In general, it may reasonably be said that PHOENICS is well-equipped to handle conjugate-heat-transfer problems including (by way of IMMERSOL) those in which radiation is important.

The main current deficiency is that the opportunities offered by In-Form are not yet sufficiently made apparent by the VR-Editor.


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3. Fluids impose forces and moments on solids at rest

Applications

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Current capabilities of PHOENICS

PHOENICS-3.6 has three ways to compute the forces and moments on a body, namely:
  1. To place an 'imbalance patch' around the object in question, with appropriate COVAL specifying (only) which velocity (and therefore direction) is in question; this gives print-out of both forces and moments.

  2. To set PARSOL=T, and thereby automatically activate print-out of pressure and friction forces on facetted objects.

  3. To set NAMGRD=F1, and thereby print-out of pressure forces, calculated as though for a 'formula 1' racing car.

The three methods ought to agree; but, at the present moment, they do not always do so, as illustrated by the following extract from data relating to case 805 (flow past a sphere):

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 Method 1: three differently-sized imbalance patches

 Forces on patch IMBL3&2: Z-wise force =  2.508054E+00



 Forces on patch IMBL4&3: Z-wise force =  2.503020E+00

 

 Forces on patch IMBL5&4: Z-wise force =  2.495262E+00

 

 Forces on patch IMBL810: Z-wise force =  2.872604E+00

 

 Forces on patch IMBL815: Z-wise force =  2.300270E+00

 

 Method 2: Integrated force on object: B3

 Total in Z =  3.097499E+00 

       Pressure=  3.097499E+00 Friction=  0.000000E+00 
The differences between the imbalance and integrated-force calculations are rather great. The reason for them is being sought, the coarseness of the grid being the prime suspect.

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Summary of PHOENICS capabilities

It appears wise to conclude that, although PHOENICS does now have easy-to-activate means of calculating forces exerted by fluids on immersed bodies, more research is required into their satisfactoriness for aerodynamic purposes.

On the other hand, if the question is: "Will x kg of dynamite exploded at point A break the windows in building B at a distance y?" PHOENICS will certainly be able to give an answer of accuracy commensurate with that with which window strength is known.

In the modern world, security authorities and insurance companies would be wise to turn engage CFD-savvy consultants for advice before the bomb goes off.


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4. Fluids induce mechanical and thermal stresses on solids at rest

SFTA: Solid-Fluid-Thermal Analysis

To know the total force on a body is often not enough: the distribution of stress (i.e. force per unit area) within the body may be of even more interest; and these may be caused by temperature gradients as well as by pressure and friction.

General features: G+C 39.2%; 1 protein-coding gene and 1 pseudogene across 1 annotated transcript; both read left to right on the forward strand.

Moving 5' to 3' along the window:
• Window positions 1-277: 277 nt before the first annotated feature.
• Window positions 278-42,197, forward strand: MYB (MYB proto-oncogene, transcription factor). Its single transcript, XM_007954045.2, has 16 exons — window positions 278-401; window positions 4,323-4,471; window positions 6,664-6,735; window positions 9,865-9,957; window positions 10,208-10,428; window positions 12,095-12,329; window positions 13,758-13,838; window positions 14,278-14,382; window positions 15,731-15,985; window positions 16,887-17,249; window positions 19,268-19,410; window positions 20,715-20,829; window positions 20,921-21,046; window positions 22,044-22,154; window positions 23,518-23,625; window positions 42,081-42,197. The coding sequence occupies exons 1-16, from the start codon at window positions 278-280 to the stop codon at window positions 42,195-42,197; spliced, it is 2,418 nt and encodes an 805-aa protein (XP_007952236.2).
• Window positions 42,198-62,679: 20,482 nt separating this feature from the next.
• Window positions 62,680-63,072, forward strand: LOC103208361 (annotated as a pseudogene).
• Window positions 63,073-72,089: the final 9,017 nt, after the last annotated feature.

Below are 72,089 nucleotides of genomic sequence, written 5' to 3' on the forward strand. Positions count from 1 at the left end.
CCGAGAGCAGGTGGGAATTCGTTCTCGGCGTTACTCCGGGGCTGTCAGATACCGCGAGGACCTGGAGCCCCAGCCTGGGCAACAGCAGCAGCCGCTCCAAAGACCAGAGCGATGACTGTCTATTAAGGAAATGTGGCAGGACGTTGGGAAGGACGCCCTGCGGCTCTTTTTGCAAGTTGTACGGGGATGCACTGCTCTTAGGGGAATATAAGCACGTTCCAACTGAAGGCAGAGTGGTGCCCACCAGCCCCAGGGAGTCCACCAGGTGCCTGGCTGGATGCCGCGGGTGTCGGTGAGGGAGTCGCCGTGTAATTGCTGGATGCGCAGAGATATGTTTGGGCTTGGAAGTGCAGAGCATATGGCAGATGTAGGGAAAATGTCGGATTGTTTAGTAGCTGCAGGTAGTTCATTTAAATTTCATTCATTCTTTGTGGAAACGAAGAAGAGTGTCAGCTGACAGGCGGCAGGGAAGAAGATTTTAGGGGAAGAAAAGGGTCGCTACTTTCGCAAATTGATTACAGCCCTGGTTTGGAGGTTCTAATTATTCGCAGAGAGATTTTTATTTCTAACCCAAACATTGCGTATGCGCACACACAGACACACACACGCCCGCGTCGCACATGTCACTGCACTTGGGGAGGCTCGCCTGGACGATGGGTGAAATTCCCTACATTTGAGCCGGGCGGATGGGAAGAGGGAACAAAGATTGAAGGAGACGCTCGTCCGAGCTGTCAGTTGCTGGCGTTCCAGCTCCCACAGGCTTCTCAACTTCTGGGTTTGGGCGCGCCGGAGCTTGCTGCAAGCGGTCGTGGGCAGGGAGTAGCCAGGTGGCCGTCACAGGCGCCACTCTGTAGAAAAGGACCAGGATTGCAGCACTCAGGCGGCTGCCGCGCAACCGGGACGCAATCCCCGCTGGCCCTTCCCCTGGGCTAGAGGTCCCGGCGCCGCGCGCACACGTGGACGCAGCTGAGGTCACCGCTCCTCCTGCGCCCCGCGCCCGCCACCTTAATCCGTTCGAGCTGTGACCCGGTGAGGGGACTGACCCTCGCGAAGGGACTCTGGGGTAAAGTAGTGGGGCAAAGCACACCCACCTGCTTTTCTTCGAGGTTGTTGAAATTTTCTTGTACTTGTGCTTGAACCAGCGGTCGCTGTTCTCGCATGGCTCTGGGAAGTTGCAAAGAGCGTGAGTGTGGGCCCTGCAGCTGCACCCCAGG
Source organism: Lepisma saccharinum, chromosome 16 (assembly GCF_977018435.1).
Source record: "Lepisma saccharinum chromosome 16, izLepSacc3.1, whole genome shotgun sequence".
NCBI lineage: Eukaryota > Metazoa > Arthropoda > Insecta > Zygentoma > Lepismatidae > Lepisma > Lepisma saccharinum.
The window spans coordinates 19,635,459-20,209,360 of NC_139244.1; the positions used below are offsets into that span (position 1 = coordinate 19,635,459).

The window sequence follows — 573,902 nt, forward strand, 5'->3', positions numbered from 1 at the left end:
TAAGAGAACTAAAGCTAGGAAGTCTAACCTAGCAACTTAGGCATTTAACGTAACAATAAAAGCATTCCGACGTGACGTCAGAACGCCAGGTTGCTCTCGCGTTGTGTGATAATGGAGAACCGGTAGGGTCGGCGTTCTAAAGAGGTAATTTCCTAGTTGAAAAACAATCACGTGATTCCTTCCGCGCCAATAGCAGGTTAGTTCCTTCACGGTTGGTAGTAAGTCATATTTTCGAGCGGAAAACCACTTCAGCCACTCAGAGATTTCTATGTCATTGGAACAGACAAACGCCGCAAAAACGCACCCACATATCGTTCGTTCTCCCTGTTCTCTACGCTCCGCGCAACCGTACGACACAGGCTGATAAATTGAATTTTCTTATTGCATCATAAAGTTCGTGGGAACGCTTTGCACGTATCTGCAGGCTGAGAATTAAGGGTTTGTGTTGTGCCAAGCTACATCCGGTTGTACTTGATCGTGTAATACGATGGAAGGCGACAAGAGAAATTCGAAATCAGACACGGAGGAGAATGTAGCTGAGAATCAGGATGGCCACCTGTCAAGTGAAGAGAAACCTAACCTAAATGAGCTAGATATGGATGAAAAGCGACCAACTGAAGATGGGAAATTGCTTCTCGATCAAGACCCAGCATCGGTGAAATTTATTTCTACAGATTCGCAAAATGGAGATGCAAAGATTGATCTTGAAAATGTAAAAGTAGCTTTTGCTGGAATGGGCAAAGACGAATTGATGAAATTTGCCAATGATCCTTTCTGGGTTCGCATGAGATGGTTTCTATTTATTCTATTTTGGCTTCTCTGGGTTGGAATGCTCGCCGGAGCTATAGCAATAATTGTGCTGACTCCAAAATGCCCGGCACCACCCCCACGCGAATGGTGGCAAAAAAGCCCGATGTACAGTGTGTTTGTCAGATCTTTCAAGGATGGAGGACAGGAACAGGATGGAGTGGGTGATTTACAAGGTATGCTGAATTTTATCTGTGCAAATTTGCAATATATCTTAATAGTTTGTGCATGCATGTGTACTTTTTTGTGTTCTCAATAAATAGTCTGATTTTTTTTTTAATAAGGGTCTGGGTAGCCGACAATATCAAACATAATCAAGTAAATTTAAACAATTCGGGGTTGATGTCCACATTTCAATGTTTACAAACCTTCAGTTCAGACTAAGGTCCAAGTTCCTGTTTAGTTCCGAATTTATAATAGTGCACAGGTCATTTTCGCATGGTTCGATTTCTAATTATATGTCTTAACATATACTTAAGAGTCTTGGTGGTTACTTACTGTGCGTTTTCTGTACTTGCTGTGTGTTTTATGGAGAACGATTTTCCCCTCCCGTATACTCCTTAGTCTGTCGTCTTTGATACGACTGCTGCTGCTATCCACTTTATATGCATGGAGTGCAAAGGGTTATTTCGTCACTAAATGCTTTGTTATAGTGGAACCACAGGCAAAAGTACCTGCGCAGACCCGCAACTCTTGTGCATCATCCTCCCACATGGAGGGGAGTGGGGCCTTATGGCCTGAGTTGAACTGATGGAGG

PHOENICS has long possessed its unique means of computing the internal stresses, whether thermally or mechanically induced.

This method has relied on the supposition that the velocity with which the solid moves is negligible, so that the storage space allocated to the velocity components can be used for the displacements instead.

It has exploited also the fact that the equations governing the displacements are so similar in form to the momentum equations that PHOENICS can solve for both simultaneously. Click here for an early demonstration.

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Three shortcomings and their remedy

  1. As originally implemented, the method failed to take into account the effects of bending moments;
  2. convergence was slow; and
  3. extreme care had to be taken with the coding so as to ensure that velocities and displacements were properly distinguished from one another at all cell faces.

Recently, a new algorithm has been devised which:

  1. converges rapidly because the u, v and w equations are no longer linked by (the equivalent of) pressure;
  2. includes the bending-moment terms [click here for an example]; and
  3. since it no longer depends on calculating the 'dilatation' from a modified 'pressure-correction' equation, no longer requires the velocities and displacements to be stored contiguously.

The last point is fortunate because, as will be argued below, the need can already be foreseen for being able to calculate both velocities and displacements for the same locations.

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Work in progress

Some of the interesting features of SFTA can be explained by reference to the Q1 file of a current project, and by inspecting a PHOTON vector plot: vectors at ix=1 and 23.

The run giving rise to the latter plot was one in which the only influence was the internal pressure of the hydrogen gas; and the question was: do the solutions for displacements in the metal conform to expectations?

The answer is: not quite; for:

  1. the vectors for ix=1 are not identical with those for ix = 23; and
  2. the axial-direction vectors are inexplicably small\near the axis.

Why? Incomplete convergence? Inaccurate display? Incorrect setting of boundary conditions? Imperfections in the internal coding?

The answer will be found, after the proper study. This is work-in-progress.

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Probably the main reaction after inspection of the Q1 file is:

How different is the world of the PHOENICS developer from that of the PHOENICS user!

The later uses the VR-Editor and VR-Viewer; but the developer can not, because he is working in territory that the GUI knows nothing about.

Fortunately he does have the facilities of PIL at his disposal; but he activates them by hand-editing of the Q1.

In due course it will become possible to set up SFTA problems via the GUI, and to display displacements separately from velocities; but only after the developer has finished his work.

Today one can cross Australia from South to North in a comfortable train; but only because the pioneers of 150 years ago made the same journey by foot.


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5. Fixed-shape solids, in prescribed motion, influence fluid flow